"a fish, a barrel, and a smoking gun"
for 17 January 1997. Updated every WEEKDAY.

The Writing's on the Stall



The renowned deviant humorist

Sigmund Freud once proposed anal

birth as a universal theory

amongst children, particularly

boys. Carl Jung, striking a

similarly profound victory on

behalf of downtrodden crackpots

everywhere, improved the notion,

observing the excremental mortar

binding diverse creation myths

of both mankind and the Earth

itself. Predictably, though, it

took the marketing visionaries

at Addison Wesley Longman and

Bantam Books to put a hundred

years worth of shitpot wisdom in

its place: namely, the hands of

toilet-obsessed preteens.


A million defaced bumpers testify

to the fact that shit happens,

but until recently, this insight

has been lost on everyone but

Mr. Whipple. Sure, breathtaking

scatological panoramas didn't

hurt Trainspotting, but soiling

the minds of the most naturally

receptive consumers is a

trickier proposition. The deft

rimshots of the past, ranging

from the Garbage Pail Kids all

the way back to the classic

Toilet Talker, often failed to

slide by parental filters.

Convincing parents to pitch in

for what amounts to a

commodified catalyst for

deep-seated shame and

humiliation clearly demanded

strategy. In fact, it demanded




With the sundry excretory and

eliminative bodily functions

gathered under the proprietary

rubric of GrossologyTM, biology

instructor Sylvia Branzei

launched not only a successful

line of books, but also a

booming cottage industry.

Recognizing the visceral fizzle

of fried worms compared to gonzo

gastroenterology, publishers

responded with Gross Anatomy,

The Gas We Pass, Everyone

Poops, Gross Grub, and the

groundbreaking Barf-O-RamaTM

series. The sales were nothing

short of gastroincredible, and

Branzei's Grossology brand is in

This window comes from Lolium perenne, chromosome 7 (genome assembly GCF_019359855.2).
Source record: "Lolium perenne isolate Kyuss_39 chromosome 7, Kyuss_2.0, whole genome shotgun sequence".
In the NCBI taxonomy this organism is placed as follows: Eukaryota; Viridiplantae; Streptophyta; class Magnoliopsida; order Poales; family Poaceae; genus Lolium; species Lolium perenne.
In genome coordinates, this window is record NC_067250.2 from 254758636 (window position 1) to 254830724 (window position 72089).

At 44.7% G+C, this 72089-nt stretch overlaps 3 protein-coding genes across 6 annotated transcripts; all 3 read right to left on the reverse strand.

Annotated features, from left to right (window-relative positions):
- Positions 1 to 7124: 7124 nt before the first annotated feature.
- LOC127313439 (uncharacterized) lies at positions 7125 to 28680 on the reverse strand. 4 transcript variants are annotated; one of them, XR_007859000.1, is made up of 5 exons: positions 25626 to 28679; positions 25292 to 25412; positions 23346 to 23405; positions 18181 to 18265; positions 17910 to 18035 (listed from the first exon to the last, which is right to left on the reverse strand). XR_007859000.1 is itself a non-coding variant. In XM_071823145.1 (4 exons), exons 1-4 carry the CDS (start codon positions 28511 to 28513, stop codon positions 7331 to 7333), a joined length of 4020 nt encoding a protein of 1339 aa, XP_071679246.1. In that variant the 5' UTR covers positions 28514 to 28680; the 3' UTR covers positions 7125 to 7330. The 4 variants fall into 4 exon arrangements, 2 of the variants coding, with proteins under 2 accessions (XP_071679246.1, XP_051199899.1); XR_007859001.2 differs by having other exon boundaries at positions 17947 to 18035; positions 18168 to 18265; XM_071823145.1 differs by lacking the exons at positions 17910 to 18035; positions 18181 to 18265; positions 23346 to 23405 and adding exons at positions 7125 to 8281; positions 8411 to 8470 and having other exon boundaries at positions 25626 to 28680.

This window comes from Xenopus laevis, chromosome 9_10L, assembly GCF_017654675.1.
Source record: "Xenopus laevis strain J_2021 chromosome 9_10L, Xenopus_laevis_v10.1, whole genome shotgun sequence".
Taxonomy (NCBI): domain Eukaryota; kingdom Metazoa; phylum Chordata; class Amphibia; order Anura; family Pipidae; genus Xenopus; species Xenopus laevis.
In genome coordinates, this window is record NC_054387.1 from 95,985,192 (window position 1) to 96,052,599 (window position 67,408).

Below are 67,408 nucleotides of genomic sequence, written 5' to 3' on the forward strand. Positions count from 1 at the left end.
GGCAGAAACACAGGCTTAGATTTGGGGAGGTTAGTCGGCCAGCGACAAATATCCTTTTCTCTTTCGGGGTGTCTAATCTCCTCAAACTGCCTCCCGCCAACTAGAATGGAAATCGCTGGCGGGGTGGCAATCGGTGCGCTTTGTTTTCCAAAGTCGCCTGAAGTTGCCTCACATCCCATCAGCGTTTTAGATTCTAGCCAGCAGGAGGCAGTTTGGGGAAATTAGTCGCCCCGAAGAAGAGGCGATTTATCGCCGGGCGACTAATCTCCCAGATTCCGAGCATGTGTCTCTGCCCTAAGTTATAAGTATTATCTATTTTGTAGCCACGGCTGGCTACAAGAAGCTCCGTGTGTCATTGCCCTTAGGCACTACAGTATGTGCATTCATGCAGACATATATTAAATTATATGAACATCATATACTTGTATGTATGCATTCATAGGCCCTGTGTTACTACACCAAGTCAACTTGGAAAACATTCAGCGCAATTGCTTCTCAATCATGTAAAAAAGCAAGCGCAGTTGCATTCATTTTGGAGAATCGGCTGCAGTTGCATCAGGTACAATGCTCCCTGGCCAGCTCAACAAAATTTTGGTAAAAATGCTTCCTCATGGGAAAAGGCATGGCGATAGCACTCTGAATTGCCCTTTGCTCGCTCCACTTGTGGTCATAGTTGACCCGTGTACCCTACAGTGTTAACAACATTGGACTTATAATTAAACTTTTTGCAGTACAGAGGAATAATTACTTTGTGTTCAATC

development as a TV series, no

doubt pitched as School-Outhouse



The point isn't science, really,

even though correct

pronunciation of coprophagy (caw

PRUF fa jee) amongst youngsters

is far from trivial. A media

climate where one can't even

watch good old-fashioned trash

TV without an ugly TV17 bug

marring the screen demands

increased sophistication in

justifying delivery of exactly

what people want. The logic of

legitimization acts as a knowing

wink between the producer and

the consumer, and while both are

wont to be caught up in their

own rhetoric, it's mainly for

the sake of the alienated

nonconsumer and nonproducer that

such overtures are made. And

this ruse has come a long way

since the "ethnographic films"

of bare-assed natives and nudist

camps of yesteryear.


Today's information entrepeneurs

are probably wondering how far

it can be pushed. Nobody watches

Real Stories of the CHP to study

departmental policy - we're just

hoping to see the transcendent

moment where a cop's billy club

meets a perp's head. What, if

anything, is the current lineup

of weekend TV pathology if not

"crime does not pay" moved from

the pages of a comic book and

redrawn on the little screen,

with an emphasis on scarlet? If

there exists the slightest

possibility that it'll get

little Johhny to read or even

think, prospects abound. Perhaps

an intro to chemistry could be

spiced up by demonstrating the

effects of industrial-strength

cleaning products on Rover's




Alarmists might shake their

heads, but educators have reason

to see this trend as the biggest

breakthrough since art teachers

alerted kids to the logic of

Elmer including a picture of a

bull on his glue. Nobody wants

to hear the good news; that's

what the ads are for. A blob of

fake birdshit on the cover of

Animal Grossology instead

propels the content towards its

apogee, a delicious ad and

product unto itself. And if it

can be marketed as edifying -

well, let's just say The People

Vs. Larry Flynt is up for five

Golden Globes.


The real fear is that flatulent

preadolescents, having had their

outlets for shock value

indulged, will kill the market

by getting over it. But though

the first 10 years of our lives

might see us inhabiting 10

separate demographics, new

monsters are born every minute,

each with an adorably short

memory. Take BabyMugs, an

infant-oriented videocassette

that simply shows the faces of

other babies, and has proven a

smash sensation among toddlers.

Give them a few years and

they'll be whacking the screen

with their ultrarealistic rubber

dog turds, but by then, a new

generation will already have

been ushered in.



And the "beauty part," as the

VP's might say, is that come age

16, the same kids will be

driving their beat-up Miata

junkers to Urban Outfitters,

where the Barf-O-Rama line of

literature, now safely coated in

the patina of retro, already

resides. Of course, allowing for

the spiral of the kitsch

quotient, by then they'll

probably be back to reading


courtesy of Duke of URL


Duke of URL